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What is a homogenizer?

April 2, 2013

batch homogenizer

A homogenizer is a machine that we do not usually happen to come across in our day to day existence but would not possibly be able to survive without thanks to today’s lifestyle and the needs and wants associated with it. This machine is responsible for the production of toothpaste, hair and shower gels, certain face washes, creams, shampoos, ointments, vaccines, oral rehydration compounds, and so on and so forth. These products that span a huge variety of uses, belong to a single category of suspended state fluids known as emulsions.

The difference between a chemical compound and an emulsion is that a compound is a totally new substance formed when the parent ingredients react chemically under set atmospheric conditions; it therefore has properties that are totally different from that of the parent elements. An emulsion on the contrary is just a physical combination of multiple elements, and particles of the elements exist in their natural undisturbed state and are only blended with each other due to induced agitation. Emulsions find widespread applications when the properties of several substances are desired without running the risk of a mutual reaction that could change the properties of the resultant mix.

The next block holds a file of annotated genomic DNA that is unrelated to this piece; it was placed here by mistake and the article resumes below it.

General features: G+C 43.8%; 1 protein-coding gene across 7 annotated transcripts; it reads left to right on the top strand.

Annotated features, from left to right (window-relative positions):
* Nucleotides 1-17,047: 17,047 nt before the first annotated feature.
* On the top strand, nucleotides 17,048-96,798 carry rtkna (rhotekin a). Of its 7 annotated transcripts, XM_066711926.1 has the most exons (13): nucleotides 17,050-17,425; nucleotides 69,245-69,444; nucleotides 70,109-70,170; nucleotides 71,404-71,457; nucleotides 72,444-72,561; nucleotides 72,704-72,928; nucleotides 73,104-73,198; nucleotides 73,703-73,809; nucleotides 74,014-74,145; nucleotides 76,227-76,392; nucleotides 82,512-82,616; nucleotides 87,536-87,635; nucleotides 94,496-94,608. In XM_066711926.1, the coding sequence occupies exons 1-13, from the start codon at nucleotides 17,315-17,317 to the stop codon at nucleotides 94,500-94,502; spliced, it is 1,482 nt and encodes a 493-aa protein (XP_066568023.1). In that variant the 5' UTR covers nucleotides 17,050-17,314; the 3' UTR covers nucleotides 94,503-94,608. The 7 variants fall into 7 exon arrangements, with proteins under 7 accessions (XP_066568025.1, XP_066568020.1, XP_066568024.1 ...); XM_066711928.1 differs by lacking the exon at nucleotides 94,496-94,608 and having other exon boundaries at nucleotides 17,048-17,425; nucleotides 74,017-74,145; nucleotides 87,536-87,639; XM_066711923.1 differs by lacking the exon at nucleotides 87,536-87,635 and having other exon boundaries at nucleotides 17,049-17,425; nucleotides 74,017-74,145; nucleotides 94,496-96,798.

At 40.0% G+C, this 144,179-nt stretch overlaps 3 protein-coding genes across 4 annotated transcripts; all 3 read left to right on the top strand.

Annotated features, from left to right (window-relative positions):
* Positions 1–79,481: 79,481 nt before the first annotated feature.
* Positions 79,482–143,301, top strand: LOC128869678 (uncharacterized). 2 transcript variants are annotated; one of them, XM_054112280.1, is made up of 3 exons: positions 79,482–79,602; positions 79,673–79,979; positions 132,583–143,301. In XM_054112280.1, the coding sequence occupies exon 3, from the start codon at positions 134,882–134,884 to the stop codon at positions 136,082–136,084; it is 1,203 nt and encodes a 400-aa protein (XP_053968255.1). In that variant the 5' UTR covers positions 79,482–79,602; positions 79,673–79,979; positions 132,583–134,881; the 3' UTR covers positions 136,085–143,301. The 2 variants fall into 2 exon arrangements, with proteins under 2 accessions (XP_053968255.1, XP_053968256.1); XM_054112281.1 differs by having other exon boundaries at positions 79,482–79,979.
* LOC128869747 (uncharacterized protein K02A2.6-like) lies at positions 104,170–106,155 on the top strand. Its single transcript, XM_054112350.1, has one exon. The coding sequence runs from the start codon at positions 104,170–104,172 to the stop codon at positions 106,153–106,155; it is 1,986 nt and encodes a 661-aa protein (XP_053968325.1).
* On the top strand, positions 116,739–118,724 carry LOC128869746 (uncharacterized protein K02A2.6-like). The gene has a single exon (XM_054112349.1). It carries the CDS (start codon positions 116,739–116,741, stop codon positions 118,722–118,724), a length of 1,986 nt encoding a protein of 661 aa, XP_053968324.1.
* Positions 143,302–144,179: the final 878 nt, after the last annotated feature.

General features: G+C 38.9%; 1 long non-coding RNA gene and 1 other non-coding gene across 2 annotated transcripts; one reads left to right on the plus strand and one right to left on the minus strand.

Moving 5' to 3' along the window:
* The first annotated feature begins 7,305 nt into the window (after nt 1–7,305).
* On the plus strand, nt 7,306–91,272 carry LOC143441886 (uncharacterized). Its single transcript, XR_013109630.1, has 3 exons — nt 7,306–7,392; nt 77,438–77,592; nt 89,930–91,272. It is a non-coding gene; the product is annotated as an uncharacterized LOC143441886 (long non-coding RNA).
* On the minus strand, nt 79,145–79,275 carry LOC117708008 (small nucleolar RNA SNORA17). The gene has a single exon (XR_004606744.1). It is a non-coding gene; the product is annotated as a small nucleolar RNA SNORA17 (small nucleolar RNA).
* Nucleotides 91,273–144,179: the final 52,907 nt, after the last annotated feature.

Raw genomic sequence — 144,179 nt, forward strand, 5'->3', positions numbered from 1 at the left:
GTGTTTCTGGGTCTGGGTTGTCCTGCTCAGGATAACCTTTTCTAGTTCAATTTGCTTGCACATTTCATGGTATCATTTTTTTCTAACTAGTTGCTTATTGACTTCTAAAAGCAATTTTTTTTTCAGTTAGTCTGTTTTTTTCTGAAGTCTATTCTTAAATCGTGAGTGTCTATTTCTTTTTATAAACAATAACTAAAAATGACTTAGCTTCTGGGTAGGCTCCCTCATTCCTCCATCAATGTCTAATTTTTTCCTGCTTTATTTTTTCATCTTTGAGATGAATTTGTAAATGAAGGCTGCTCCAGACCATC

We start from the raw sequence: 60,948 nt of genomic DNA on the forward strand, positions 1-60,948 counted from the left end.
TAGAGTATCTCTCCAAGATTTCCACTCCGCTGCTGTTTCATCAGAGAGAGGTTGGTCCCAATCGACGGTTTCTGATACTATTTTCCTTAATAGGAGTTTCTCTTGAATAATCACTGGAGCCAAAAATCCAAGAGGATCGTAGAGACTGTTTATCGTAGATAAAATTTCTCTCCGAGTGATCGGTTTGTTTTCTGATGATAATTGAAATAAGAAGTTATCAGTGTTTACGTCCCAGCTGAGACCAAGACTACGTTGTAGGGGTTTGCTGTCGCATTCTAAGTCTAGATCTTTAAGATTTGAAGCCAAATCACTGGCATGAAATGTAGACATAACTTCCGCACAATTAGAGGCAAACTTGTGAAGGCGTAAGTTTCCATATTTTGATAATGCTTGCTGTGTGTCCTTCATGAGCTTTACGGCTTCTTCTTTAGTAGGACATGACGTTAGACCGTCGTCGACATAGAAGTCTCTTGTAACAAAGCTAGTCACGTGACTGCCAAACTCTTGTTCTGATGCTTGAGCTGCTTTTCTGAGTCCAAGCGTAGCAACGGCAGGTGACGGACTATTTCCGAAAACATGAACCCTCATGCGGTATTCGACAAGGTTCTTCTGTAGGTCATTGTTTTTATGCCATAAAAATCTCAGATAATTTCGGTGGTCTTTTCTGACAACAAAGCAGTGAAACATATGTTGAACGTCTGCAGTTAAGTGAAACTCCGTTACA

Since an emulsion is defined by the particles that are dispersed against each other, any additional impurity can change the essence of the mixture. It is therefore imperative that any seepage of impurities such as dust or even microbes is not allowed to pollute the mixing area. The emulsifying process is thus a delicate one, and requires a heavy duty yet smart, programmable and efficient system.

The most crucial step in creating a stable emulsion is achieving the finest possible size of the droplets of the particles involved. For this, very high values of shear force are required, which in turn succeeds in agitating the particles to the required extent and finally blending them together to form the desired emulsion. A droplet diameter ranging from 2 to 5 microns is fairly fine, though even 0.5 microns is quite easily achievable with the machines that are available in the market today.

The internet is quite crowded with offers on homogenizers and accessory units. Even though the initial capital required is on the higher side of affordable, the low maintenance and operating costs together with the huge demand for the finished product finally end up making it a fairly profitable investment at the very least.

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